“Since I was interested into outdoor fashion, I thought it was a good idea to join the club to utilize my hobby. I imagined that the club members would wear jackets from SIERRA DESIGNS and JANSPORT’s backpack when climbing a mountain. But the fact was far from that. There was a strict rule in the club and we couldn’t choose what we wore freely. Actually I had to carry an old filthy Brown Duck backpack which weighed like an elephant. I looked like a war veteran with the gear and it was not what I wanted (laugh).”
The gap between ideal and reality made Suzuki avoid participating in the club. He then joined a handball club (*03) at his friend’s invitation. Although he dedicated himself to the sport, his love of fashion grew rapidly at the same time. “I think the first fashion item I bought was from VAN. I also purchased lots of classic style clothes made by VOX, McGREGOR, J.PRESS, HANG TEN, WAY-OUT, GQ and HARVARD mostly at a shop named VAN SHOP SHIMIZU in Hirosaki City. Though I had visited the shop since I was in junior high, I started to buy more after getting into a high school by spending my wage from the part-time job. Then I met boys who liked same types of clothing and music as me. Although we often went to clothing shops together, it gradually became a kind of competition. We kept saying things like ‘I wore LEE’s 200 jeans as the first among us,’ ‘I bought Stansmith’ or ‘I wore TOP-SIDER shoes.’ And we were not allowed to wear or buy same stuff as others (laugh). So all of us started to find new things.”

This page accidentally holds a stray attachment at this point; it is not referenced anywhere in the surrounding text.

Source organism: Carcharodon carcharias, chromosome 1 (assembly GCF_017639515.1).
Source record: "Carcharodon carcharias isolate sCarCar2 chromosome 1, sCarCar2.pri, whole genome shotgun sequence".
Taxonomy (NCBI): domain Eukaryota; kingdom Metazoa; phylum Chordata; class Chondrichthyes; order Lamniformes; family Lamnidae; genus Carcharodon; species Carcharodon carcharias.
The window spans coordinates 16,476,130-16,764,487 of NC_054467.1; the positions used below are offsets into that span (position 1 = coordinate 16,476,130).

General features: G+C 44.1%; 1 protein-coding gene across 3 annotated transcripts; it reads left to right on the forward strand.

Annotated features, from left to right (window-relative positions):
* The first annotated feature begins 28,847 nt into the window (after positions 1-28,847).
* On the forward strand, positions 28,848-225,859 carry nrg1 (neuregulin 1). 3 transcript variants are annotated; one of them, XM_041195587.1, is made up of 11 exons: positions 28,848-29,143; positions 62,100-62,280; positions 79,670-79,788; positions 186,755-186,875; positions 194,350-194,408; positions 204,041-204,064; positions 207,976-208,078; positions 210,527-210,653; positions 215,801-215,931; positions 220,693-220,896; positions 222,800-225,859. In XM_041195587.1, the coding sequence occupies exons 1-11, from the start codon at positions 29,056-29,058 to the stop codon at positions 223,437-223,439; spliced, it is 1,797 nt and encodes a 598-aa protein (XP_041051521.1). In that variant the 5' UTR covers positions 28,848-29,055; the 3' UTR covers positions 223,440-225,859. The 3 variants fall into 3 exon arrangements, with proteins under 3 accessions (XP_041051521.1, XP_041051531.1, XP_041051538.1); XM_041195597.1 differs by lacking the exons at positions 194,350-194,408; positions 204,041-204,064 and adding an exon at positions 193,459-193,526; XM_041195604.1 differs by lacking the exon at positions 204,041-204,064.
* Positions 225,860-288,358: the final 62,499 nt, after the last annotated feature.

As the competition kept reaching new heights, they tried to get rare items from Tokyo through mail orders. However the experience made Suzuki feel a bit depressed. “When I bought IZOD LACOSTE clothes from BEAMS through a mail order, the staff who received my phone call hanged it up in the middle of the conversation. Although I couldn’t understand why he did such a thing then, now I think he might not be able to get what I said because of my local accent (laugh). When I made a phone call to a shop called BULL in Tokyo, soon after hearing that they had unique CONVERSE shoes in stock, the staff put it down, too. I was really shocked then by being not able to get the pair. (*04)”
A little later, the boys who had tried to get “Ivy style” clothes or American made pieces started to focus on products made by “Japanese designers’ (DC) brands” which became popular across Japan at that time. “At one point some of us bought MEN’S BIGI stuff and it renewed competition among us. If one of my friends got something from GLASS MEN’S, another would go for MELROSE clothes. I then chose to buy from COMME des GARÇONS even the brand just started the men’s line. Although I was in American casual style at the first grade in high school, I bought my clothes only from DC brands during the second year.” Around that time Suzuki began to have a vague dream to work in the fashion industry in the future. “Though I wanted to do something related to fashion, I thought that a country boy like me couldn’t compete with sophisticated people in Tokyo. So, for me, it seemed a good idea to get a decent job after graduating a decent university, enjoying fashion as a hobby. That was what I thought then.”